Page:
Fine Threads Part 3 – Words of Wisdom from Junco Sato Pollack and Mr. Ashenhurst

Junco Sato Pollack is a nationally and internationally known artist. She served as a cultural ambassador for a while, at the same time, her interest was always to find ways to do 3-D surfaces and forms by combining fabric and layered techniques. She has used a variety of techniques in fiber. These include weaving, surface design, sculptural work, heat transfer printing, and paper making. She is Professor Emerita of Georgia State University where she taught in the Textiles Program.

In one very early series of her art were silk hangings woven in damask with printed warps. After the cloth was off the loom, she added silver leaf which was adhered to the woven surface by screen printing adhesive and pressing silver leaf onto the surface. The silver leaf in this hanging has tarnished to dark grey.

This detail shows more of the damask patterning in the cloth itself. The silk damask has screen-printed warp images of ivy. Then she adhered silver leaf leaves on the woven surface. The weave is a 16-shaft damask.

Reed and Sett
Junco tells that “Japanese silk hand weaving is mostly plain weave based on tsumugi fabric which is hand-spun weft on plied reeled silk warp. The weft is coarse, but both warp colors and weft colors are interactively visible. (What we call tabby.)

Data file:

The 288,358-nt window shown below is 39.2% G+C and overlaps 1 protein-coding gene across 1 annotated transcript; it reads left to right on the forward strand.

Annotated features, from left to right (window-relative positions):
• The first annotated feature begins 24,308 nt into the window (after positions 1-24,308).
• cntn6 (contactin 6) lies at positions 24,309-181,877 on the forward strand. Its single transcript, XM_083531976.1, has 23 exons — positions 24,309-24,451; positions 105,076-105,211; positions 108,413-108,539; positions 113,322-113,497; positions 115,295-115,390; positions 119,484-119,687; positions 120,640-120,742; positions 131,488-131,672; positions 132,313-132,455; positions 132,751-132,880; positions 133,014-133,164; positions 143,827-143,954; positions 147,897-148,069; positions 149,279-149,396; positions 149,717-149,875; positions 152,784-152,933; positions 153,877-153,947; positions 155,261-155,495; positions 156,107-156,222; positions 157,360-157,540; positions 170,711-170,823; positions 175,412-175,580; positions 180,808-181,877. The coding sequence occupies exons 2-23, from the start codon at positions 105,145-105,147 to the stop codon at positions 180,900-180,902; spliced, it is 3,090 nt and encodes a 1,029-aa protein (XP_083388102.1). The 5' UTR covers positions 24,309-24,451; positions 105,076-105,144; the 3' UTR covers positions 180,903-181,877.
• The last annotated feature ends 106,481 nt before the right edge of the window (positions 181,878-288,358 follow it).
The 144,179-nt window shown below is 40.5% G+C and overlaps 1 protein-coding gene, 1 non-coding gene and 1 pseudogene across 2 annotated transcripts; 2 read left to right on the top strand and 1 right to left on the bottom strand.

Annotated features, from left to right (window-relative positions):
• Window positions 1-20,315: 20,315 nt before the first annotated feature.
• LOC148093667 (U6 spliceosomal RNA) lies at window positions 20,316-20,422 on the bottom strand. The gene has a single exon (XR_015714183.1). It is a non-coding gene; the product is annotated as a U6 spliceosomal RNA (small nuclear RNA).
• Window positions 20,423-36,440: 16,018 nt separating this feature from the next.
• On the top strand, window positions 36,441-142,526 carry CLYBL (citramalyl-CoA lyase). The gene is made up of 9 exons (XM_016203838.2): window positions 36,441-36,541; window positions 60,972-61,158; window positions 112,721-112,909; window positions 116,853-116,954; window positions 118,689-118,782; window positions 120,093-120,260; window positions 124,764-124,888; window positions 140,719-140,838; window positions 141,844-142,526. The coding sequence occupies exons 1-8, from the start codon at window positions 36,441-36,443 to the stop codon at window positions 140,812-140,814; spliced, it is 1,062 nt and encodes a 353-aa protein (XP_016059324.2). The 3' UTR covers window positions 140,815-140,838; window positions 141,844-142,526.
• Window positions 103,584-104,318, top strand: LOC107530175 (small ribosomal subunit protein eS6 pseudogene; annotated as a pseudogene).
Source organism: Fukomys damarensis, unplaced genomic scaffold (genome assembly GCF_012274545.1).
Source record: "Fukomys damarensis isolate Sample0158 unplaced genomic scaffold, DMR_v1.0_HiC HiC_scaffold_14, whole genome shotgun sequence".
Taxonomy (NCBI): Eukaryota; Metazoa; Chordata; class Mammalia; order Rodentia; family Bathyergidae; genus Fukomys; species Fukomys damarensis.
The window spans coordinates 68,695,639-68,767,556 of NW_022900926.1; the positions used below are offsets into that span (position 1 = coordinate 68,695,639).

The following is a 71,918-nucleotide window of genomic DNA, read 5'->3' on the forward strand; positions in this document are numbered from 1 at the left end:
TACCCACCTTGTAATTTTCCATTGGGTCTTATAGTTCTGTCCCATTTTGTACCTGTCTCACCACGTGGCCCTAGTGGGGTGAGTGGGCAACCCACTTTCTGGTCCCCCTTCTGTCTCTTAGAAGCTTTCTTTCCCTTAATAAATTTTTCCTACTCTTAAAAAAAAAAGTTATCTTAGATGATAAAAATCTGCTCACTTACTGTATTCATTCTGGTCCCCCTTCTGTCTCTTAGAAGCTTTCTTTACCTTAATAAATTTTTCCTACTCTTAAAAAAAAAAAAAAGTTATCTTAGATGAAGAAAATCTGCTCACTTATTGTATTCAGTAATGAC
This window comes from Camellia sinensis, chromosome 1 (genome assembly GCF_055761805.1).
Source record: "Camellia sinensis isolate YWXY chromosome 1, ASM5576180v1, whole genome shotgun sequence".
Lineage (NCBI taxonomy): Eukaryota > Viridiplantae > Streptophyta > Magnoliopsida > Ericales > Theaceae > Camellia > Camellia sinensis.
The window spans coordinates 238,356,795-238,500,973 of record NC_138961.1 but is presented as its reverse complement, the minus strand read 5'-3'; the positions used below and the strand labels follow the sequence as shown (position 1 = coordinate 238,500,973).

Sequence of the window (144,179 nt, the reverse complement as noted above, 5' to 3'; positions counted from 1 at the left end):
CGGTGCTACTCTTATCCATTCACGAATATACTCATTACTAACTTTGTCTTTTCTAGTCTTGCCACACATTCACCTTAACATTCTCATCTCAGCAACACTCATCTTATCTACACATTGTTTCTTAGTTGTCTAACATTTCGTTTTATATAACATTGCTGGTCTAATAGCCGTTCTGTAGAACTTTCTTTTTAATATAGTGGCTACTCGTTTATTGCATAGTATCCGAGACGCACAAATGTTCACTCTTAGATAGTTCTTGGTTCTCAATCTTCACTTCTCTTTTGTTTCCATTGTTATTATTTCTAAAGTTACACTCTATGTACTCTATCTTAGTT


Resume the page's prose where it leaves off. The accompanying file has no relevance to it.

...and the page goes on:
“So, denting is usually double dent, and this is why we have so many fine reed numbers per inch, ie. 45 coarse, 55 medium, 65 fine. Double dented, they become 90 epi, 110, 130 and so on. Thus, achieving well distributed warps and no dent lines, called “shirome” (white looks) of lines.” (What we call reed marks.) The photo is of a bamboo reed of mine I have “ for show,”  

Peggy O.

Besides being an artist, ambassador, and teacher, she has grown silkworms and reeled out the filaments. The reason for raising silkworms was that she wanted to create 3 dimensional raised patterns on silk fabric. That required the use of sericin-rich silk threads to create the thermo-plastic silk for a 3-D surface. She wove in “shibori binding stitches” while on the loom, and heat set the pleats after the stitched-in threads were gathered up. This process is now called “woven shibori.” By weaving on a jibata loom, it was easy to create an extra harness to weave in shibori stitching threads. Images of her work can be found at